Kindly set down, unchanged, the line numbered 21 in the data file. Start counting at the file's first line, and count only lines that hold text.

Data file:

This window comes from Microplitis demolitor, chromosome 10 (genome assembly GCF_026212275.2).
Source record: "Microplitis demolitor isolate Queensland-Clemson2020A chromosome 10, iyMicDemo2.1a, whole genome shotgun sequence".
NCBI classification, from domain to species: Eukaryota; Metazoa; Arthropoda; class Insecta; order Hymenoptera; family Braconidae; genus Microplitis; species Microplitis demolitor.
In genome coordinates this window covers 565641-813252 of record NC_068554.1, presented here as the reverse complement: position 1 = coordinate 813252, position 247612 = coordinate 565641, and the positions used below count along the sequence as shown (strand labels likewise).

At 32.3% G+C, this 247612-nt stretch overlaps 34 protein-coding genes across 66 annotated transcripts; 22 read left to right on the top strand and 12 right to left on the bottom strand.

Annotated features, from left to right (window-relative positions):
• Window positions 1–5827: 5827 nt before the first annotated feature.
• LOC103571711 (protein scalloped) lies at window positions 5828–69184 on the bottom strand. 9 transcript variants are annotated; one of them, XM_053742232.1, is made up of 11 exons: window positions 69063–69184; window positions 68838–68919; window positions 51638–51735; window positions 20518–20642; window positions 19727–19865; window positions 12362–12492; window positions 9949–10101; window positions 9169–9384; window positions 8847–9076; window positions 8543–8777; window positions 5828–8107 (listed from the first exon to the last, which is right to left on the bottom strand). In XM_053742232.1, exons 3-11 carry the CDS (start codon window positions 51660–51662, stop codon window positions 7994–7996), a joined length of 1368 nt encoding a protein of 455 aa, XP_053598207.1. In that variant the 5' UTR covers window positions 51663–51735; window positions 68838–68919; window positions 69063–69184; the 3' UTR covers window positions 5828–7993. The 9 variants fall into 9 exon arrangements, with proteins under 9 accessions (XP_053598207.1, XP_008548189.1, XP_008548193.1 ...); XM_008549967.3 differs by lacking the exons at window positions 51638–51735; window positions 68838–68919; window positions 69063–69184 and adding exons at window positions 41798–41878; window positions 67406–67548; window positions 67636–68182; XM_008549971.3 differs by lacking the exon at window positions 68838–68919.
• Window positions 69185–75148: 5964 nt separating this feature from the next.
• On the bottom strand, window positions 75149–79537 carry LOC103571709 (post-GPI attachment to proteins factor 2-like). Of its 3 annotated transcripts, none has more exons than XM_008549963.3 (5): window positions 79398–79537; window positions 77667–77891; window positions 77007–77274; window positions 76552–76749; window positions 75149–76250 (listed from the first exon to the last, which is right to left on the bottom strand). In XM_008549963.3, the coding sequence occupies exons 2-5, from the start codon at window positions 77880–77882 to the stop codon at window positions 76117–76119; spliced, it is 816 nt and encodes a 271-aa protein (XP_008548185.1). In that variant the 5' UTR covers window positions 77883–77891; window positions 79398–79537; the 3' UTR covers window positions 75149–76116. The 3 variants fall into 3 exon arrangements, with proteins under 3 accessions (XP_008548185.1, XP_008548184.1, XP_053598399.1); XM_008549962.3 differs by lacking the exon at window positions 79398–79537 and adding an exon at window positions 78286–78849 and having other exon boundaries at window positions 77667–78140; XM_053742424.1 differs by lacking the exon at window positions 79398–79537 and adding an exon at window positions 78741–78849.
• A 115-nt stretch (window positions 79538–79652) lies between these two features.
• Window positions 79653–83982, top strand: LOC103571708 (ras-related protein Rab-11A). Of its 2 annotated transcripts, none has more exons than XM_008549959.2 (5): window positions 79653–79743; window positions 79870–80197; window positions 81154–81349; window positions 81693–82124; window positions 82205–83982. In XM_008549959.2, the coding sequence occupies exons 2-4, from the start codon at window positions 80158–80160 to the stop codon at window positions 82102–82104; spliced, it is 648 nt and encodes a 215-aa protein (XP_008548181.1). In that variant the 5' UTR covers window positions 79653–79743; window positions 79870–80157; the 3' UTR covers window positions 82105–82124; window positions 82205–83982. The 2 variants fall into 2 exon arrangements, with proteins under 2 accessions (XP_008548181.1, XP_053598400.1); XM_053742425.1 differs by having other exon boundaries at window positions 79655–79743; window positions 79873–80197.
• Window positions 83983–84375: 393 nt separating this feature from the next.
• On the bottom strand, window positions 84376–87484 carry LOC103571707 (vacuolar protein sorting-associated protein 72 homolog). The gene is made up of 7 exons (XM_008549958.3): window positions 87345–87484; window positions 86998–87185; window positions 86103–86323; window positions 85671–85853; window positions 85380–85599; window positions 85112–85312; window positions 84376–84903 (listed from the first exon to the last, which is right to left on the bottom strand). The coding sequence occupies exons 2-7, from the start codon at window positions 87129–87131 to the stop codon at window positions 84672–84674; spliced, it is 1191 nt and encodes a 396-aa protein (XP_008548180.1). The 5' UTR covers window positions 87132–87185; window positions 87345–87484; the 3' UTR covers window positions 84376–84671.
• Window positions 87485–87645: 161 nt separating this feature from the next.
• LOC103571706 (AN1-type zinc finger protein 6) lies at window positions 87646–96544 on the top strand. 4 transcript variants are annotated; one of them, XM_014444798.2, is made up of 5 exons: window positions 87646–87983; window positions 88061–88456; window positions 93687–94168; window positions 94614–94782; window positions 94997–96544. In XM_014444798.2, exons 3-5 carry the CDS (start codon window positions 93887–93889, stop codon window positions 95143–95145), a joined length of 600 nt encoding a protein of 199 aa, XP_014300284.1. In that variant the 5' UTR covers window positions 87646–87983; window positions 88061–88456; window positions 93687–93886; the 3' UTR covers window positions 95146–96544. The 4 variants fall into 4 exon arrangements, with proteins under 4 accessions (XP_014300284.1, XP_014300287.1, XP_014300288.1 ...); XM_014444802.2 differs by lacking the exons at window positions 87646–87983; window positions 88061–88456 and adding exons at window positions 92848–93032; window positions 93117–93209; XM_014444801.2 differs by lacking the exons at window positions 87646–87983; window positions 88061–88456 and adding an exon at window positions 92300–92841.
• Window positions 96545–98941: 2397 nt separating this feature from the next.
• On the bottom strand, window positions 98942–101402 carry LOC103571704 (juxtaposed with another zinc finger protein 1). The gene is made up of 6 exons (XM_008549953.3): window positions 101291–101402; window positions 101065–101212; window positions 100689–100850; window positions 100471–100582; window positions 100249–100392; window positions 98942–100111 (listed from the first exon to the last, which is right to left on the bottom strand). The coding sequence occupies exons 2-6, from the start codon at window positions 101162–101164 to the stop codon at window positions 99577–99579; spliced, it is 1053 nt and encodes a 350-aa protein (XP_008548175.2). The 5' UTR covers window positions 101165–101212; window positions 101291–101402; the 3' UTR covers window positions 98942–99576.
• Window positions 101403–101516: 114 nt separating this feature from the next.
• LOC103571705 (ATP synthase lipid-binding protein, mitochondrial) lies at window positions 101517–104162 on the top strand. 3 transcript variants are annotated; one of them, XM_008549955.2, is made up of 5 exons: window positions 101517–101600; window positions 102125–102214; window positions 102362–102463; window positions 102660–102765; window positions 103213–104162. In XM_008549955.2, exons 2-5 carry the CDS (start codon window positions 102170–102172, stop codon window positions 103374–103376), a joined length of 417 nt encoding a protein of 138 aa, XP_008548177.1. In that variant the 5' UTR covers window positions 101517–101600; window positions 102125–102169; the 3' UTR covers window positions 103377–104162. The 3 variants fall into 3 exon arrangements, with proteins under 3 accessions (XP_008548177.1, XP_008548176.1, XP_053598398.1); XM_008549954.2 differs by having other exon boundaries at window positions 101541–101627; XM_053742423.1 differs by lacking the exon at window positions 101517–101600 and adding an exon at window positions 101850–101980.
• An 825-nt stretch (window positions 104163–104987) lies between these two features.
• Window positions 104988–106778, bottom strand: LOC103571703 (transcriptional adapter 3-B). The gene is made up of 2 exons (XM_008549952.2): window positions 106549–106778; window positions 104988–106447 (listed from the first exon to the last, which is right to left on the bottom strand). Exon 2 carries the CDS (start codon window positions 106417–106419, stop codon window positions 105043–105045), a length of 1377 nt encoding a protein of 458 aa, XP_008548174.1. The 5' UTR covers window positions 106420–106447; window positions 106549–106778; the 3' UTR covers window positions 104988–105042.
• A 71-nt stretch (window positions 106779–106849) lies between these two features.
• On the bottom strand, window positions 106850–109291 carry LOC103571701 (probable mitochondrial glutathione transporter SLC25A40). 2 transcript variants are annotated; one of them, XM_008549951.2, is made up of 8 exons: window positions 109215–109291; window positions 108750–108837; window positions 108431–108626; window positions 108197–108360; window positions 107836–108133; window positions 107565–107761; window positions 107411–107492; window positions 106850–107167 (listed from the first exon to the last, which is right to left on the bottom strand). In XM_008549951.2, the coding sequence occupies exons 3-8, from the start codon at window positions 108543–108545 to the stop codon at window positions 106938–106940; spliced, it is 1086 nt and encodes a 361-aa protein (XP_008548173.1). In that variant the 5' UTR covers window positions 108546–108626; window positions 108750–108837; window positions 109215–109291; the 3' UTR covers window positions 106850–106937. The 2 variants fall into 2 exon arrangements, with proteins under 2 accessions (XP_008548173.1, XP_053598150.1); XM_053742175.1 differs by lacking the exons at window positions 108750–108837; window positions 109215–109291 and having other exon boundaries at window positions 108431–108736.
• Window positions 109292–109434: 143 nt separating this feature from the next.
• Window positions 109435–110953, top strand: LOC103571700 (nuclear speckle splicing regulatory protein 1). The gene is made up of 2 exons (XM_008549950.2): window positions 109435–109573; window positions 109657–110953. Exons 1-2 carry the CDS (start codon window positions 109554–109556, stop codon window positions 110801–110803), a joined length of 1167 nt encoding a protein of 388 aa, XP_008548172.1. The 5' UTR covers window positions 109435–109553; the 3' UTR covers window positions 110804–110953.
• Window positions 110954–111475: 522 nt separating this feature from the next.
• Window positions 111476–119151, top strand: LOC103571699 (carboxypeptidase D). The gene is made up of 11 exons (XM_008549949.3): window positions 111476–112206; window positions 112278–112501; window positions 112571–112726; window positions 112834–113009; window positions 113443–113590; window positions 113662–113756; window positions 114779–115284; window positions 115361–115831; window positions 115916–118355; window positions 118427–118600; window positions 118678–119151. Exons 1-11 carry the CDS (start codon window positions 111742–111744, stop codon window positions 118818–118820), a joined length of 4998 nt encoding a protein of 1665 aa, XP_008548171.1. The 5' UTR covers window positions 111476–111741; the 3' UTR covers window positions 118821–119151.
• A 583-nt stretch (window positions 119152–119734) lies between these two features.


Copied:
• An 825-nt stretch (window positions 104163–104987) lies between these two features.